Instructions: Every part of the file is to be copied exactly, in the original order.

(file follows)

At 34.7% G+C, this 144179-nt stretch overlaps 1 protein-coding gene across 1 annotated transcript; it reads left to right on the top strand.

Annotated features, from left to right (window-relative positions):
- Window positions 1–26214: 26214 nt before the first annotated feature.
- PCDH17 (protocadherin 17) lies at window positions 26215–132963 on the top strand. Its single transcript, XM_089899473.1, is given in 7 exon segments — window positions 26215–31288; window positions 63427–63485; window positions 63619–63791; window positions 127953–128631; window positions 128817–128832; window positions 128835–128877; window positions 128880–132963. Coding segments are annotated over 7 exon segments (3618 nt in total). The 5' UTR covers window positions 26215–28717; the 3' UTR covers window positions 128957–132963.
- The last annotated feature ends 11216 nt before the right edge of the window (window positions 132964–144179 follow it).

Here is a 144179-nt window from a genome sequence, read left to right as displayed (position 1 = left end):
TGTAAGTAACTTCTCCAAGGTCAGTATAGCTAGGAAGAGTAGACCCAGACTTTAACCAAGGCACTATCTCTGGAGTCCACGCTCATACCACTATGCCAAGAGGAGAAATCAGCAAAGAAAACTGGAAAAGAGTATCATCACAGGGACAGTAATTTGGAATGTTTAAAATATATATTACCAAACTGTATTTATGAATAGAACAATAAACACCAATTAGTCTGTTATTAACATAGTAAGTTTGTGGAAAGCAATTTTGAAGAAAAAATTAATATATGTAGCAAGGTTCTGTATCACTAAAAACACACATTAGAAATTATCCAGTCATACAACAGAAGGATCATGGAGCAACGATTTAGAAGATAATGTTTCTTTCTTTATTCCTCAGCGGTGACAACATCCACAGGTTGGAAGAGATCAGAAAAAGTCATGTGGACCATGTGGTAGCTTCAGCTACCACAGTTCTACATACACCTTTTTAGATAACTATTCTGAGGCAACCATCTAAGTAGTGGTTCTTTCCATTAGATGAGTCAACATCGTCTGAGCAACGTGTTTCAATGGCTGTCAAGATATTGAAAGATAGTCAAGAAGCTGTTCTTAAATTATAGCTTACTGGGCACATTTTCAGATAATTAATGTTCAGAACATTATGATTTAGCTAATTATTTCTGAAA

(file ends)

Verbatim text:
At 34.7% G+C, this 144179-nt stretch overlaps 1 protein-coding gene across 1 annotated transcript; it reads left to right on the top strand.

Annotated features, from left to right (window-relative positions):
- Window positions 1–26214: 26214 nt before the first annotated feature.
- PCDH17 (protocadherin 17) lies at window positions 26215–132963 on the top strand. Its single transcript, XM_089899473.1, is given in 7 exon segments — window positions 26215–31288; window positions 63427–63485; window positions 63619–63791; window positions 127953–128631; window positions 128817–128832; window positions 128835–128877; window positions 128880–132963. Coding segments are annotated over 7 exon segments (3618 nt in total). The 5' UTR covers window positions 26215–28717; the 3' UTR covers window positions 128957–132963.
- The last annotated feature ends 11216 nt before the right edge of the window (window positions 132964–144179 follow it).

Here is a 144179-nt window from a genome sequence, read left to right as displayed (position 1 = left end):
TGTAAGTAACTTCTCCAAGGTCAGTATAGCTAGGAAGAGTAGACCCAGACTTTAACCAAGGCACTATCTCTGGAGTCCACGCTCATACCACTATGCCAAGAGGAGAAATCAGCAAAGAAAACTGGAAAAGAGTATCATCACAGGGACAGTAATTTGGAATGTTTAAAATATATATTACCAAACTGTATTTATGAATAGAACAATAAACACCAATTAGTCTGTTATTAACATAGTAAGTTTGTGGAAAGCAATTTTGAAGAAAAAATTAATATATGTAGCAAGGTTCTGTATCACTAAAAACACACATTAGAAATTATCCAGTCATACAACAGAAGGATCATGGAGCAACGATTTAGAAGATAATGTTTCTTTCTTTATTCCTCAGCGGTGACAACATCCACAGGTTGGAAGAGATCAGAAAAAGTCATGTGGACCATGTGGTAGCTTCAGCTACCACAGTTCTACATACACCTTTTTAGATAACTATTCTGAGGCAACCATCTAAGTAGTGGTTCTTTCCATTAGATGAGTCAACATCGTCTGAGCAACGTGTTTCAATGGCTGTCAAGATATTGAAAGATAGTCAAGAAGCTGTTCTTAAATTATAGCTTACTGGGCACATTTTCAGATAATTAATGTTCAGAACATTATGATTTAGCTAATTATTTCTGAAA